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Creating American Civilization

A Genealogy of American Literature as an Academic Discipline

1994
Author:

David R. Shumway

Creating American Civilization

“‘American literature’ seems by now so natural and inevitable an entity that we forget that it did not just grow organically out of American soil, much less spring full blown from the minds of a few geniuses. In this highly readable study, David Shumway recovers the forgotten social, historical, and institutional conditions that explain why the concepts both of ‘literature’ and of distinctive literary Americanness emerged together at a particular time and place and how their merger reshaped America's educational vision. Shumway has written a penetrating and provocative account of the making of American Civilization as an academic field.” --Gerald Graff, University of Chicago

“‘American literature’ seems by now so natural and inevitable an entity that we forget that it did not just grow organically out of American soil, much less spring full blown from the minds of a few geniuses. In this highly readable study, David Shumway recovers the forgotten social, historical, and institutional conditions that explain why the concepts both of ‘literature’ and of distinctive literary Americanness emerged together at a particular time and place and how their merger reshaped America's educational vision. Shumway has written a penetrating and provocative account of the making of American Civilization as an academic field.” --Gerald Graff, University of Chicago

Shumway’s book puts forth a complex argument, clearly and entertainingly articulated.

Publishing Research Quarterly

“Shumway has written a penetrating and provocative account of the making of American civilization as an academic field.”
Gerald Graff
University of Chicago

David R. Shumway contends that American literature is the product of study - the deliberate invention of a discipline seeking to define the character and legitimate the existence of a specifically American civilization. He traces the various reconstitutions of American literature by examining the discipline’s practices and techniques, discourses and structures, paradigms and unstated assumptions.

This genealogy begins around 1890, when American literature as defined by institutions outside the academy, such as magazines and publishing houses, acquired much of the ideology it would display in later phases, including sexism, racism, and class bias. Singular in its treatment of American literary study as a discipline rather than as criticism and in its insistence on the cultural and political work carried on by this discipline, Creating American Civilization will engage literary theorists and historians as well as individuals with an interest in American literature.

Creating American Civilization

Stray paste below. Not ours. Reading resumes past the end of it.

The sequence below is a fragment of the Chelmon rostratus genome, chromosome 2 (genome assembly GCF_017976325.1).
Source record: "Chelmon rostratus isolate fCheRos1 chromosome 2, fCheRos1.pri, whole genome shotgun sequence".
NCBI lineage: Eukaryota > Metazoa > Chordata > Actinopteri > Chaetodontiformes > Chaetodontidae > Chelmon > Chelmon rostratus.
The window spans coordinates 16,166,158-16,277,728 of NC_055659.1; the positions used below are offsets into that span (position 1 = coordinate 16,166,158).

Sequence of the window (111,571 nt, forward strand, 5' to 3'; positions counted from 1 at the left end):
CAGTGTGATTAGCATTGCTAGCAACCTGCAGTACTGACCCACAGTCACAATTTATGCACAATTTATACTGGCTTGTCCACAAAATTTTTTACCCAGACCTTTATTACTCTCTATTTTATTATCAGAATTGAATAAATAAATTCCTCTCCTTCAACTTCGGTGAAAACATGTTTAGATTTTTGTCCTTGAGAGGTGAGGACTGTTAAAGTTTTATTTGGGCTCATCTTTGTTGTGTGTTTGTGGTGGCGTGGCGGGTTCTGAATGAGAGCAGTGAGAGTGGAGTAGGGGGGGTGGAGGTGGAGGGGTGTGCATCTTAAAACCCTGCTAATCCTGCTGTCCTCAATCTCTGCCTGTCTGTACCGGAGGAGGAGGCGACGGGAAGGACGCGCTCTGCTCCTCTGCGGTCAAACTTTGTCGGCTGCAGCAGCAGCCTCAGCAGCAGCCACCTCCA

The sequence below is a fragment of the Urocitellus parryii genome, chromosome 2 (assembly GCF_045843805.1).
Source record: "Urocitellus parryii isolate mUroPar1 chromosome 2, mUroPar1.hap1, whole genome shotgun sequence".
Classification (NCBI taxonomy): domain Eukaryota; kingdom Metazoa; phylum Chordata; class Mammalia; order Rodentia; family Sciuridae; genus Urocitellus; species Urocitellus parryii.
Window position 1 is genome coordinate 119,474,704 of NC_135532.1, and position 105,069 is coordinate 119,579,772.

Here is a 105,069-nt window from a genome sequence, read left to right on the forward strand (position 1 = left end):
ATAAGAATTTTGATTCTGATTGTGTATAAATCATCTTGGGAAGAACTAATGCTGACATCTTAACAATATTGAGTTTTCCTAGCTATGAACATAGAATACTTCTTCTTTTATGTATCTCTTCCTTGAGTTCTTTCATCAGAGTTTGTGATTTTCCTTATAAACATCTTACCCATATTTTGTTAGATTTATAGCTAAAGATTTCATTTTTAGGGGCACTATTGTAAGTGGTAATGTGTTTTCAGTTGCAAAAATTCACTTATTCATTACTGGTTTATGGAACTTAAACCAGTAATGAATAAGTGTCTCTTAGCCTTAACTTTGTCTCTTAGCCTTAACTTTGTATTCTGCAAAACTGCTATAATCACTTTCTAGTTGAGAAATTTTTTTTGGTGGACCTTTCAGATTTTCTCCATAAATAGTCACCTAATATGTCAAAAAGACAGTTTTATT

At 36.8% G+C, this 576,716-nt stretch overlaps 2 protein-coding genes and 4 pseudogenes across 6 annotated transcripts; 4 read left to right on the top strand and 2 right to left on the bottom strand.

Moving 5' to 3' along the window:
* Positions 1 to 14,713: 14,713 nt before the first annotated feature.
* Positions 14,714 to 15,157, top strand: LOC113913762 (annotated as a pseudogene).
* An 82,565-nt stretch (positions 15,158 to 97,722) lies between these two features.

David R. Shumway is an associate professor of literary and cultural studies at Carnegie Mellon University.

Creating American Civilization

Shumway’s book puts forth a complex argument, clearly and entertainingly articulated.

Publishing Research Quarterly

American Literature” seems by now so natural and inevitable an entity that we forget that it did not just grow organically out of American soil, much less spring full blown from the minds of a few geniuses. In this highly readable study, David Shumway recovers the forgotten social, historical, and institutional conditions that explain why the concepts both of “literature” and of distinctive literary Americanness emerged together at a particular time and place and how their merger reshaped America’s educational vision. Shumway has written a penetrating and provocative account of the making of American Civilization as an academic field.

Gerald Graff, University of Chicago

Shumway’s is a major synthetic history that will undoubtedly be central to future work on the subject. . . . . Shumway has made his book practical. . . . . For anyone interested in reinventing American literature, this is an essential history of what we have inherited.

American Literature

Shumway does a good job of presenting this complex picture. . . . . All in all, there’s good food for thought here, a usable past we might very well pay attention to as we ply our academic Pequod toward the future.

New England Quarterly

For readers outside the academy Creating American Civilization provides a fascinating glimpse of what goes on in the ivory tower. For those of us inside that tower the book is even more essential reading, yielding invaluable perspectives on what we do-and how , why, or whether we might choose to do it differently.

Rocky Mountain Review

“. . . excellent. . . . . Creating American Civilization not only deals in detail with a rich array of people and issues in literature and criticism but also offers keen speculation about broader themes of educational theory and practice, the rise of the university, the values that American culture embodies, and the significance of ‘nationalism’ as a political force.”The Journal of American History

Sweeping and informative.

College Literature